Many cooks would like to write a cookbook, but they can’t visualize doing it. The project seems overwhelming. In the next few postings we will outline a “how to” process for you. Today, we will concentrate on getting organized. I think when you understand the process, most of the barriers to getting started will fall away.
To start, we assume you are using The Cooks Palate software or another recipe database program. Word processing programs are not recommended for recipe data entry because they are text editors and entered recipes cannot be scaled, calculated for nutrition or intelligently indexed or managed.
To get started, rather than trying to define the whole process, just start entering recipes into the recipe database. The old writer’s adage “write a page a day and pretty soon you’ll have a book” applies here. After all, that’s what your cookbook is, a collection of your recipes. You can worry about chapters, indexing, images, layout etc. later. You can enter your recipes without regard to where they will be placed in the book or how many they will serve. You can estimate that recipe entry will take between 10 and 15 minutes each.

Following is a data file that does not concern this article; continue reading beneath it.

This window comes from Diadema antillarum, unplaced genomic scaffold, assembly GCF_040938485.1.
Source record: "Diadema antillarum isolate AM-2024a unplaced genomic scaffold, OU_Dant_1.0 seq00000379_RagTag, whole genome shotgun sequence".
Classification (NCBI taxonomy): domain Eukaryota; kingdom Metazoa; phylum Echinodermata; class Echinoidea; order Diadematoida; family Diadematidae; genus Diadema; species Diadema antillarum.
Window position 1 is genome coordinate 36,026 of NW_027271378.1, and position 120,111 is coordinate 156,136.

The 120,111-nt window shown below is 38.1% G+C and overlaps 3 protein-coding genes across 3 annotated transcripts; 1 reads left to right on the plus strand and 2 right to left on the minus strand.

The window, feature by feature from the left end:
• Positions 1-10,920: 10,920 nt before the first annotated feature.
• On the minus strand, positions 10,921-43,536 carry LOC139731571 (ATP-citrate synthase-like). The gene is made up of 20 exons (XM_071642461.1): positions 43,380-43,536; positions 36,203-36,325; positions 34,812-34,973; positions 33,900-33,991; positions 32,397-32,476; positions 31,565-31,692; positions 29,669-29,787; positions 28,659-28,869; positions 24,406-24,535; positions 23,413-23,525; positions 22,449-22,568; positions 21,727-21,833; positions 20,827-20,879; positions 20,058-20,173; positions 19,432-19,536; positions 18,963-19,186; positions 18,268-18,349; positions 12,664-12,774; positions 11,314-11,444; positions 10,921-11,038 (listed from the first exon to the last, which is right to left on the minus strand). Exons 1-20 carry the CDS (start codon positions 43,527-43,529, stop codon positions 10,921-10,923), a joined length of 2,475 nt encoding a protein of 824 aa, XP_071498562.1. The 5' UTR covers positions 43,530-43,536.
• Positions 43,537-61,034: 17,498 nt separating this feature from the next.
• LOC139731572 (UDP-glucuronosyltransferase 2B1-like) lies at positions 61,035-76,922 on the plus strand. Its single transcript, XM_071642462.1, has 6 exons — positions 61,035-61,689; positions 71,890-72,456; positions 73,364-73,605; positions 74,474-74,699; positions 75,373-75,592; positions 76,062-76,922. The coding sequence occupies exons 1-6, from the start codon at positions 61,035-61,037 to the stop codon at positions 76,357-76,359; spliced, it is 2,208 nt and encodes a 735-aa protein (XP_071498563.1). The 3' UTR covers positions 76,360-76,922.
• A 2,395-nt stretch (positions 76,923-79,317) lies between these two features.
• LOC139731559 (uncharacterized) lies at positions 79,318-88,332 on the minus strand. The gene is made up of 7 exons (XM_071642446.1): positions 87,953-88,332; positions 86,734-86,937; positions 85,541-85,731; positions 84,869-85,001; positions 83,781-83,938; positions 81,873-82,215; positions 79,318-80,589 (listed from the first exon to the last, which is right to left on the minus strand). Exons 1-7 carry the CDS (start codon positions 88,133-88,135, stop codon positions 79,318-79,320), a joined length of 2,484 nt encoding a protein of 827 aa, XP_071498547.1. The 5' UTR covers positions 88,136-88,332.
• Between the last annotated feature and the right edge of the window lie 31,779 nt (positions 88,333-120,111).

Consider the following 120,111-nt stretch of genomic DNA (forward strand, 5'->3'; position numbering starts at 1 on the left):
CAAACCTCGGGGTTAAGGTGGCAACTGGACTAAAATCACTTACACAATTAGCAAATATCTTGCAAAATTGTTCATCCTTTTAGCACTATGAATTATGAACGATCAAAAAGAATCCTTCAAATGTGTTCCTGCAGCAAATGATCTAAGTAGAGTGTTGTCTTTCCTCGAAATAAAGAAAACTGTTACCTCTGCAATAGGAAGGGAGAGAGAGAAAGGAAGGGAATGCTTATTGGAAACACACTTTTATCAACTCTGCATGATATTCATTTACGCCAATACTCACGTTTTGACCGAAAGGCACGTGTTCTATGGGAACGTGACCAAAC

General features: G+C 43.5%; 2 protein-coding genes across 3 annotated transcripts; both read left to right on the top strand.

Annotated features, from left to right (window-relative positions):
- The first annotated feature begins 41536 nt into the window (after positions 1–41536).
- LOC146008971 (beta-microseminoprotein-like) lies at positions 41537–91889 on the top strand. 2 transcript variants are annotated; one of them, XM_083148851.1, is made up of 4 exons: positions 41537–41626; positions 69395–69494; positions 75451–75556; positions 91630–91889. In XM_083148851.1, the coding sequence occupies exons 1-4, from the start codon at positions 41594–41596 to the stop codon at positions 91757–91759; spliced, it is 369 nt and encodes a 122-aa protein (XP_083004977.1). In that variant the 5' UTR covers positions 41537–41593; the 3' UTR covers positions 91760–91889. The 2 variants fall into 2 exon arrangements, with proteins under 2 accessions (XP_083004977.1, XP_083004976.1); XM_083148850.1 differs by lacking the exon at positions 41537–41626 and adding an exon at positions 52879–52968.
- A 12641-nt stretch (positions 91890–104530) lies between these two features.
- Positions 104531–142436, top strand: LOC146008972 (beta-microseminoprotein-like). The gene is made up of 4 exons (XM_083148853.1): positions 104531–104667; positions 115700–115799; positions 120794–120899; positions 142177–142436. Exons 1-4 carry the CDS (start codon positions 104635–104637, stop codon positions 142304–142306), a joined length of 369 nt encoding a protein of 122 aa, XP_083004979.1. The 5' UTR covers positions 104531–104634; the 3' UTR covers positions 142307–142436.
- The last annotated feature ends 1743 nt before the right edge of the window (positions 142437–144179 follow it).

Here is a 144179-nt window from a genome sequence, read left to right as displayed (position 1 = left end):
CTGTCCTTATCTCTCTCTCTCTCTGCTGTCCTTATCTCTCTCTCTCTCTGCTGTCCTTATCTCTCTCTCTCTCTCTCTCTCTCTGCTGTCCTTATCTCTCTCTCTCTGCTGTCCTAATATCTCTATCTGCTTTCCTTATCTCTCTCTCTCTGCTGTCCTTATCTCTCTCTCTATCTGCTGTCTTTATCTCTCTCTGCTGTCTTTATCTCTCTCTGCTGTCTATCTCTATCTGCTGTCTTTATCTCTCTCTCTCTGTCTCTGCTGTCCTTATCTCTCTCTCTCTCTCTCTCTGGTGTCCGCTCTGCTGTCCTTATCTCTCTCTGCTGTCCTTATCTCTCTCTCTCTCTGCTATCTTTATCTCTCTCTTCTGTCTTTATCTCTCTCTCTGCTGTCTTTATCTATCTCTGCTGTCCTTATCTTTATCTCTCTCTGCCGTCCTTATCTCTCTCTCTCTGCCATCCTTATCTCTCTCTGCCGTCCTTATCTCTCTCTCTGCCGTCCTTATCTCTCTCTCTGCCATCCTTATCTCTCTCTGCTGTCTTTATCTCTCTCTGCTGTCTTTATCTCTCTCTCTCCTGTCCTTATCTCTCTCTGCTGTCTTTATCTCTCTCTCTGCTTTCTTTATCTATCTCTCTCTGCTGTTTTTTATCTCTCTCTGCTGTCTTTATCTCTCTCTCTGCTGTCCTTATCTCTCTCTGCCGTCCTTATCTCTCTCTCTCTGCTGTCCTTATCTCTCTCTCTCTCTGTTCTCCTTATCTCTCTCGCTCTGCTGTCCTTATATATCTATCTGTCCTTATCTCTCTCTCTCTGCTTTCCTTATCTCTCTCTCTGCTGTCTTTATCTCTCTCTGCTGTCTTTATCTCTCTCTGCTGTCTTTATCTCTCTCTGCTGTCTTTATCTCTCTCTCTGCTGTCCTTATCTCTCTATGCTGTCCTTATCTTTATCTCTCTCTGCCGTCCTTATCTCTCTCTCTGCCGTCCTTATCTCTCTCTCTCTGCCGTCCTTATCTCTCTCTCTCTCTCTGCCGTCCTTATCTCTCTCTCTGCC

Once you have entered your recipes, organizing the cookbook is simple. You just select your first chapter, (appetizers, first course, etc.) and then click on the recipes that you want in that chapter. The Cook’s Palate then puts them in the chapter and alphabetizes them. Do that for each chapter and your basic cookbook is done.
In the future postings we will show you how to turn this basic cookbook into a finished manuscript, suitable for printing. We will show you how to create a manuscript for a spiral bound book, a soft cover book and even a full color, hard cover, dust jacketed, coffee table book. This are library quality books that can be sold in bookstores, as family cookbooks or for fundraising.